Due to Mercury's small mass and position deep within the solar
gravitational well, an orbiter mission poses difficult performance
requirements (i.e. DV, thermal extremes).
However, Yen (JPL) showed that with extended trip times, substantial
Mercury missions are feasible. Low cost, quick concept-to-launch,
high quality, and reliability are balanced in constraining a small
spacecraft mission to Mercury. The primary science objective
is high quality multispectral imagery and altimetry. The spacecraft
is based on the Clementine spacecraft and sensors. UV/Visual/infrared
cameras, star trackers, and a laser altimeter are proposed to
determine mineralogical composition, surface structure/morphology,
spectral/compositional mapping, and topography. Clementine sensors
would require upgrades to enhance thermal dissipation and to increase
radiation protection. The first available launch opportunity
is in August 1996 and the target orbit is a 300 km polar Mercury
orbit. Launch vehicle options are discussed. Options for companion
or follow-on spacecraft are presented.
This study was completed as an exercise in preparation for more detailed analyses of Mercury mission planning. The goals of this study are threefold: to suggest that Mercury, the only inner planet not orbited by a spacecraft, be considered for near term spacecraft missions, to promote the use of small satellites with focused scientific goals for planetary missions, and to present a conceptual design for a low cost Mercury orbiter mission.
Mercury's known and unknown characteristics are examined and used as justification for a Mercury orbiter. A general discussion of mission constraints and objectives defines the design methodology. A number of science objectives have been identified by the Terrestrial Bodies Science Working Group1 for future Mercury missions. For the purposes of this study these science objectives were grouped to define smaller payload sets for separate spacecraft with focused science goals, rather than a single all inclusive mission.
The selected mission scenarios are presented, followed by the spacecraft conceptual design including DV requirements, estimated mass and power budgets and chosen sensors. Until Yen2 developed a series of reverse multiple gravity assist trajectories in 1985 a Mercury orbiter was not believed feasible with current propulsion technology, due to the high orbit energy requirements. A discussion of the selected trajectory along with launch vehicle options is presented. Recommendations for further study are discussed.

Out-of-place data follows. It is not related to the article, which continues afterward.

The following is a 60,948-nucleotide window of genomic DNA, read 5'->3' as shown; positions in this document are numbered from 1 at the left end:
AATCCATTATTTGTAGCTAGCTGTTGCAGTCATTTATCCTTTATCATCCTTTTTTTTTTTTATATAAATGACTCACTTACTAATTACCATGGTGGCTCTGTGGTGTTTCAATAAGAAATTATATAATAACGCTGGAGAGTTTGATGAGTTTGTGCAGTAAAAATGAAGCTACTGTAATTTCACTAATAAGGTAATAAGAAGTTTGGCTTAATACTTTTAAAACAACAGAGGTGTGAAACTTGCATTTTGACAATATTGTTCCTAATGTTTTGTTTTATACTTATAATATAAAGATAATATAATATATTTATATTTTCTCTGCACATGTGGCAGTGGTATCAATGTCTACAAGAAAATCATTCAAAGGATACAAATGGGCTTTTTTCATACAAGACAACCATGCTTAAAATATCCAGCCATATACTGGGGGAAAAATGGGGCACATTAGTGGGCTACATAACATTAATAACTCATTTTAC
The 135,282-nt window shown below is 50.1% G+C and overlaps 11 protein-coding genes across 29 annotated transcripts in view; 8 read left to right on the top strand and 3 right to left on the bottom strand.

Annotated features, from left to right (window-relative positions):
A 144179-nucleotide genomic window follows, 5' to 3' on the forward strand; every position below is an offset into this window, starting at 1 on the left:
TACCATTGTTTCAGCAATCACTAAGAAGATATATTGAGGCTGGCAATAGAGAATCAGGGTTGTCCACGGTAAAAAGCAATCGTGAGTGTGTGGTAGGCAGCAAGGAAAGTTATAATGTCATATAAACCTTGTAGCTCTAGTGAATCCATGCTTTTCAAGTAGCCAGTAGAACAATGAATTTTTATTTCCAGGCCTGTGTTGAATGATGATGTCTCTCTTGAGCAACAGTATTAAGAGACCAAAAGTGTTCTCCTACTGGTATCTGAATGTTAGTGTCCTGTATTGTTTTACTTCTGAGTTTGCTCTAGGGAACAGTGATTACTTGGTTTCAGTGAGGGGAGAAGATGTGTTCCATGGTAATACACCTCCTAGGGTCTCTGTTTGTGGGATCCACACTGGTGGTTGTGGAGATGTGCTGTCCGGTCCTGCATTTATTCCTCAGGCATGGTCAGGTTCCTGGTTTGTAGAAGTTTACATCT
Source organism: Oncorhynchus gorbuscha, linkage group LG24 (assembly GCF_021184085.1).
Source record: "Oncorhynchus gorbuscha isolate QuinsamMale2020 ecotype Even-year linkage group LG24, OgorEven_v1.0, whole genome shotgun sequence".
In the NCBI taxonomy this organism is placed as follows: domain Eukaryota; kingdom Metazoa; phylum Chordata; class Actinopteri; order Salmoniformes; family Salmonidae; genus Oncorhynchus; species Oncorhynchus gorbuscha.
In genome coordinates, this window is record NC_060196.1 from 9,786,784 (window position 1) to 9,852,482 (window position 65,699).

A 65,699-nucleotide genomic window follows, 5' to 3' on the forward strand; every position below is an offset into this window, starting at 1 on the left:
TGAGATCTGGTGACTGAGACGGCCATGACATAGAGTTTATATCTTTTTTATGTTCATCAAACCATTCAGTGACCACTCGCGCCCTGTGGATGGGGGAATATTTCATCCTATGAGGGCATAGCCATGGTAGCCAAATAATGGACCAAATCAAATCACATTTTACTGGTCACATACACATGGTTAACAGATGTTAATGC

The Planet Mercury
Mercury has long been one of the most elusive planets. Although it is the fourth brightest planet in the solar system, Mercury's small orbit and close proximity to the Sun make it very difficult to observe from Earth. Since its maximum apparent angle relative to the Sun is only 28° Mercury is always seen low in the sky-- limiting night-time observations. Turbulence found in the lower atmosphere further contributes to poor "seeing" conditions, forcing day-time observations through use of appropriate screens to filter scattered sunlight. Thus telescopic observations provide little in terms of surface markings.
Due to these poor observation conditions very little is known about the planet Mercury. We have learned in recent years that much analysis of observations made during the last century was in error. Until radar observations in 1965 showed that Mercury's sidereal period of rotation is actually only 59.6 days, it was largely believed that Mercury's rotation about its axis was synchronous with its revolution about the Sun (or 88 days). Maps of the Mercurian surface created by scientists such as G.V. Shiaparelli, T.J.J. See, G. Wegner, Chapman and Carmichel, and Dollfus (between 1881 and 1968) were proven to be crude representations at best by the Mariner 10 observations. These maps, which were based largely on refractor photographs and historical drawings, demonstrate that there is no chance of achieving much detail of Mercury's surface features from Earth bound observations3.
The three successful flybys of Mercury by the Mariner 10 spacecraft in 1974-75 increased scientists knowledge base enough only to prompt more specific questions. Portions of the planet's surface and features were now seen with a 5000 fold increase in photographic resolution, while unexpected phenomena were detected in the planet's immediate environment. Mariner 10 confirmed the 1965 discoveries that Mercury has lunar-like regolith, lunar-like surface materials, large craters and little or no atmosphere. A largely unexpected result was the discoveries, through use of a magnetometer, plasma probe and charged particle detector, that Mercury has a weak magnetic field and interacts with the solar wind in an earth-like manner. Through successive flybys Mariner 10 confirmed, that although only approximately 1% the strength of Earth's, Mercury possesses a dipole magnetic field approximately aligned with its spin axis4. It was also found that Mercury produces a bow wave in the solar wind at a distance of perhaps one radius from the surface of the planet5.